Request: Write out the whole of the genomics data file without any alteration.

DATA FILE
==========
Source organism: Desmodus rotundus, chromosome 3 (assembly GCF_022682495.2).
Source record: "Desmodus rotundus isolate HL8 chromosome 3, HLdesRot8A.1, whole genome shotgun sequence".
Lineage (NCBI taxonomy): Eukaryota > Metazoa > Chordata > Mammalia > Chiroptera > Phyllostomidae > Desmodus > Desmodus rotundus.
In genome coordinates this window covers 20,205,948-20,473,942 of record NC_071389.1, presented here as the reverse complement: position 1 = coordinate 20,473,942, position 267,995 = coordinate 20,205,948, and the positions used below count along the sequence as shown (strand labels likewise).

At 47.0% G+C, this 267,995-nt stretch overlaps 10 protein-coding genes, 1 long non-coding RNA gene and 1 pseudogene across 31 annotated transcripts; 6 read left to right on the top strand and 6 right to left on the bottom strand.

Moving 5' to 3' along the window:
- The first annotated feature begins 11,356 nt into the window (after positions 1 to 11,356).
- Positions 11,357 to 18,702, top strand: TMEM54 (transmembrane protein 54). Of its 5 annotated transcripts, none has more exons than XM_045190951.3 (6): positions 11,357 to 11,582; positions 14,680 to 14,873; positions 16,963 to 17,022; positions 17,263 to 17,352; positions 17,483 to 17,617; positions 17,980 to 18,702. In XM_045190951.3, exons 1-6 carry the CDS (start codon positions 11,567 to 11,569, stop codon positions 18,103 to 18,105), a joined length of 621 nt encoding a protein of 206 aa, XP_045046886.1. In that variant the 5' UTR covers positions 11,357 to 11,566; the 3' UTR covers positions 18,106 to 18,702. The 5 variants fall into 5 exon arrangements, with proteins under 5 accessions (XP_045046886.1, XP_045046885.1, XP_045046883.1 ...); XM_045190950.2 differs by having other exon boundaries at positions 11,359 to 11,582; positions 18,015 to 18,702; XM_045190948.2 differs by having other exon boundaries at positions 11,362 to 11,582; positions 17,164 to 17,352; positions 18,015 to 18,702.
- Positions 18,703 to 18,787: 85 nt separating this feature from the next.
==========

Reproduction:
Source organism: Desmodus rotundus, chromosome 3 (assembly GCF_022682495.2).
Source record: "Desmodus rotundus isolate HL8 chromosome 3, HLdesRot8A.1, whole genome shotgun sequence".
Lineage (NCBI taxonomy): Eukaryota > Metazoa > Chordata > Mammalia > Chiroptera > Phyllostomidae > Desmodus > Desmodus rotundus.
In genome coordinates this window covers 20,205,948-20,473,942 of record NC_071389.1, presented here as the reverse complement: position 1 = coordinate 20,473,942, position 267,995 = coordinate 20,205,948, and the positions used below count along the sequence as shown (strand labels likewise).

At 47.0% G+C, this 267,995-nt stretch overlaps 10 protein-coding genes, 1 long non-coding RNA gene and 1 pseudogene across 31 annotated transcripts; 6 read left to right on the top strand and 6 right to left on the bottom strand.

Moving 5' to 3' along the window:
- The first annotated feature begins 11,356 nt into the window (after positions 1 to 11,356).
- Positions 11,357 to 18,702, top strand: TMEM54 (transmembrane protein 54). Of its 5 annotated transcripts, none has more exons than XM_045190951.3 (6): positions 11,357 to 11,582; positions 14,680 to 14,873; positions 16,963 to 17,022; positions 17,263 to 17,352; positions 17,483 to 17,617; positions 17,980 to 18,702. In XM_045190951.3, exons 1-6 carry the CDS (start codon positions 11,567 to 11,569, stop codon positions 18,103 to 18,105), a joined length of 621 nt encoding a protein of 206 aa, XP_045046886.1. In that variant the 5' UTR covers positions 11,357 to 11,566; the 3' UTR covers positions 18,106 to 18,702. The 5 variants fall into 5 exon arrangements, with proteins under 5 accessions (XP_045046886.1, XP_045046885.1, XP_045046883.1 ...); XM_045190950.2 differs by having other exon boundaries at positions 11,359 to 11,582; positions 18,015 to 18,702; XM_045190948.2 differs by having other exon boundaries at positions 11,362 to 11,582; positions 17,164 to 17,352; positions 18,015 to 18,702.
- Positions 18,703 to 18,787: 85 nt separating this feature from the next.